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As an egyptian...its time for the army to take over - completely

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posted on Feb, 3 2011 @ 02:05 AM
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It seems to me it's more prudent for the military to remain neutral for as long as they can.
The moment they become involved, regardless of whether they support one side or the other, it can only get far far more bloody than it already has been.
edit on 2/3/2011 by dethduck because: Spelling




posted on Feb, 3 2011 @ 02:13 AM
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reply to post by mayabong
 


Wow cool man, your rooting for the protestors and your stuck on twitter while listening to Al Jazeera? You want to be ruled by violent thugs that can bring down the west?

I got an idea, we can all pitch in a dollar and send you a one way ticket to never never land.



posted on Feb, 3 2011 @ 02:31 AM
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Personally I lean towards the pro democracy people.. and I do agree giving the people an honest and fair vote is a risk, but denying them free and fair elections because people are scared of that risk is, IMHO silly, and will only push people into a more extremist stance..



posted on Feb, 3 2011 @ 02:36 AM
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Originally posted by thehoneycomb
reply to post by mayabong
 


Wow cool man, your rooting for the protestors and your stuck on twitter while listening to Al Jazeera? You want to be ruled by violent thugs that can bring down the west?

I got an idea, we can all pitch in a dollar and send you a one way ticket to never never land.


I dunno, my time in Egypt left me with the notion that the police just go round beating people for no real reason bar to enforce their power... and kinda come across as nasty violent thugs..

I think your find a lot of people on the streets in the pro democracy group actually want to get away from a society of violent thugs..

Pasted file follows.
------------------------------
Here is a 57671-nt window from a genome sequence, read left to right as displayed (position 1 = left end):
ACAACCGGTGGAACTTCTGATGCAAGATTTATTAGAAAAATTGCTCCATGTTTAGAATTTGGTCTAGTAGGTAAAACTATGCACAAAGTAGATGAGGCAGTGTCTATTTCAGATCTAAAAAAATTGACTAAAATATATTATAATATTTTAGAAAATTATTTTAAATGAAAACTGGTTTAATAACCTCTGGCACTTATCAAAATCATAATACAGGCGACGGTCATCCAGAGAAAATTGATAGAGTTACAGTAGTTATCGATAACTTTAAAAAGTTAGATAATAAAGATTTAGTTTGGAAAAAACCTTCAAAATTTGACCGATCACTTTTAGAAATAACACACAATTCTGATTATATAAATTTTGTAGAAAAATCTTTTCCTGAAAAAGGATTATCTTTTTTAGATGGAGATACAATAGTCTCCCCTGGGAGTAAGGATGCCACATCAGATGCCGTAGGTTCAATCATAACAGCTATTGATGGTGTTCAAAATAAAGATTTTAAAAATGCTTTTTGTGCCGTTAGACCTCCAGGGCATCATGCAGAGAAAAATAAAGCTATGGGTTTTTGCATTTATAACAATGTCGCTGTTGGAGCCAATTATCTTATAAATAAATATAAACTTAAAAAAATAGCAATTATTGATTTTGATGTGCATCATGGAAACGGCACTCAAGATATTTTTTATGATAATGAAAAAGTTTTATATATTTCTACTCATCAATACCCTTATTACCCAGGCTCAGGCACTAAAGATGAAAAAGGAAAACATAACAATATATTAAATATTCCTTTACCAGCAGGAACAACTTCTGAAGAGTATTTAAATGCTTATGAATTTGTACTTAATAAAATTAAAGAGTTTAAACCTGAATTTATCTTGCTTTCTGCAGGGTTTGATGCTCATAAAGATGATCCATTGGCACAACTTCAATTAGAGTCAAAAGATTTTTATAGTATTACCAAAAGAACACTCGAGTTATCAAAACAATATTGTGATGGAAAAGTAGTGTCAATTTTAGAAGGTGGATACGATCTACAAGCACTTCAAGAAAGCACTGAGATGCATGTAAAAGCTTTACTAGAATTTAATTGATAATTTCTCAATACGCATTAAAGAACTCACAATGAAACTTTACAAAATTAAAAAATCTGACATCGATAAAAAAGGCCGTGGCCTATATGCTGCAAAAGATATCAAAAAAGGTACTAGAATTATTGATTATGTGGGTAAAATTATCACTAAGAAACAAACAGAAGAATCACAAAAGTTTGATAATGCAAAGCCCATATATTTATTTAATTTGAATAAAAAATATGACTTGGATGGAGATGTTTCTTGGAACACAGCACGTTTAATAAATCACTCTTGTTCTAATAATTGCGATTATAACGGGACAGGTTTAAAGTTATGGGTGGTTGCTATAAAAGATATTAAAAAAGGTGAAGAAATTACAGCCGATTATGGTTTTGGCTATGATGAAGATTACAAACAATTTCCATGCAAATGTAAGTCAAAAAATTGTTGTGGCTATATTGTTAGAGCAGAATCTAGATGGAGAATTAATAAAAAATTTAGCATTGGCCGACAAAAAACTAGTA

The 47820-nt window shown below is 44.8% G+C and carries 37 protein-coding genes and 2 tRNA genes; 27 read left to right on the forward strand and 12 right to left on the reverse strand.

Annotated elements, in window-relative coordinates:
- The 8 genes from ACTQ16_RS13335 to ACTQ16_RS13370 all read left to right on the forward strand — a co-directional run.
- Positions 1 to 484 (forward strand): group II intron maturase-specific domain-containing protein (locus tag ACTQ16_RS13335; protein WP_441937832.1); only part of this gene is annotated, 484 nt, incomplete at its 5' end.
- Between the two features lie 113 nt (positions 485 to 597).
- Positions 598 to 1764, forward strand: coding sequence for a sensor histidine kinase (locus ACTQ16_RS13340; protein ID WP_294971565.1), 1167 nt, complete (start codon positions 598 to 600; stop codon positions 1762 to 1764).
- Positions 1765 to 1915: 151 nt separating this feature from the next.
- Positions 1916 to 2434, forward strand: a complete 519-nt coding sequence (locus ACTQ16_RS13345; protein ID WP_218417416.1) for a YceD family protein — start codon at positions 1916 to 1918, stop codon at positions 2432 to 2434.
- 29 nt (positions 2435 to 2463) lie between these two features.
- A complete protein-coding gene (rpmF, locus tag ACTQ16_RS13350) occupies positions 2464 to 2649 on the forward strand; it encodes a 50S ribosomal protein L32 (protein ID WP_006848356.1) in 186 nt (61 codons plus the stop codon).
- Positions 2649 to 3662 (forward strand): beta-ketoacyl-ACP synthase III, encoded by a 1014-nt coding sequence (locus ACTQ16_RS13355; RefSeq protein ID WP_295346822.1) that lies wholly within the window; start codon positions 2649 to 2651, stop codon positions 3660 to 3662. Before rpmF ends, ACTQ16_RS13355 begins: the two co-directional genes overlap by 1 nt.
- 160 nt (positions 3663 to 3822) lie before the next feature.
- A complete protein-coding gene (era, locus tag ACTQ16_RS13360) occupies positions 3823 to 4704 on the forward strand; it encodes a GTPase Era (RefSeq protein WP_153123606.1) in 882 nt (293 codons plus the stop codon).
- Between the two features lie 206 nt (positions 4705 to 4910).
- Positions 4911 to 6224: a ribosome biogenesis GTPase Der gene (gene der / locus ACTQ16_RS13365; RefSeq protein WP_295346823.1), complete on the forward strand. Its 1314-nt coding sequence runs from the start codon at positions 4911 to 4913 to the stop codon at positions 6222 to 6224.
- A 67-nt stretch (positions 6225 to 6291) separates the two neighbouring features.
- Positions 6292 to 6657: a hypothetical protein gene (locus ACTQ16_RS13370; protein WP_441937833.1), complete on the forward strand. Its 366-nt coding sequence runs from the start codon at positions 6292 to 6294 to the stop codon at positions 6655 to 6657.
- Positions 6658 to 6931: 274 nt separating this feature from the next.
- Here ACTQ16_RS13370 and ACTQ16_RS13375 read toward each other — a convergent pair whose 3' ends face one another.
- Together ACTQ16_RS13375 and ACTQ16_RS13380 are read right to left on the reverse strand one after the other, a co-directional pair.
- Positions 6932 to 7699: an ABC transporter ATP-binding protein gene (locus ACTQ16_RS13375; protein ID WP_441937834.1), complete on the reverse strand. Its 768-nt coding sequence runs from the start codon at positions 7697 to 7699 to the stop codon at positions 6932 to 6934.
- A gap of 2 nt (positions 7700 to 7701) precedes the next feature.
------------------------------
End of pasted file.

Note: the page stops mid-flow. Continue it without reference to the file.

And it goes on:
Nor do I think they want to bring down the West.. since it kinda removes a valuable revenue source that employs a lot of people..



posted on Feb, 3 2011 @ 03:30 AM
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reply to post by ZombieWoof
 


That was my question, directed at the OP, who said he/she is in favour of Mubarak, but also said that Mubarak is a rich moron. I find the 2 statements (being in favour of him & him being a rich moron) should not really go together.



posted on Feb, 3 2011 @ 03:41 AM
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reply to post by thePharaoh
 


I am sorry to jump on the opportunity, may I ask you something about ElBaradei ?

My understanding is that he was non-existent in Egyptian politics until now. Since the people want a government more balanced towards the domestic affairs and he has been out for very long, how is he viewed by the people ?



posted on Feb, 3 2011 @ 03:47 AM
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reply to post by thePharaoh
 

Armies are great but you don't want them running your country...
...they are no better than dictators.



posted on Feb, 3 2011 @ 02:24 PM
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Originally posted by Manouche
reply to post by thePharaoh
 


I am sorry to jump on the opportunity, may I ask you something about ElBaradei ?

My understanding is that he was non-existent in Egyptian politics until now. Since the people want a government more balanced towards the domestic affairs and he has been out for very long, how is he viewed by the people ?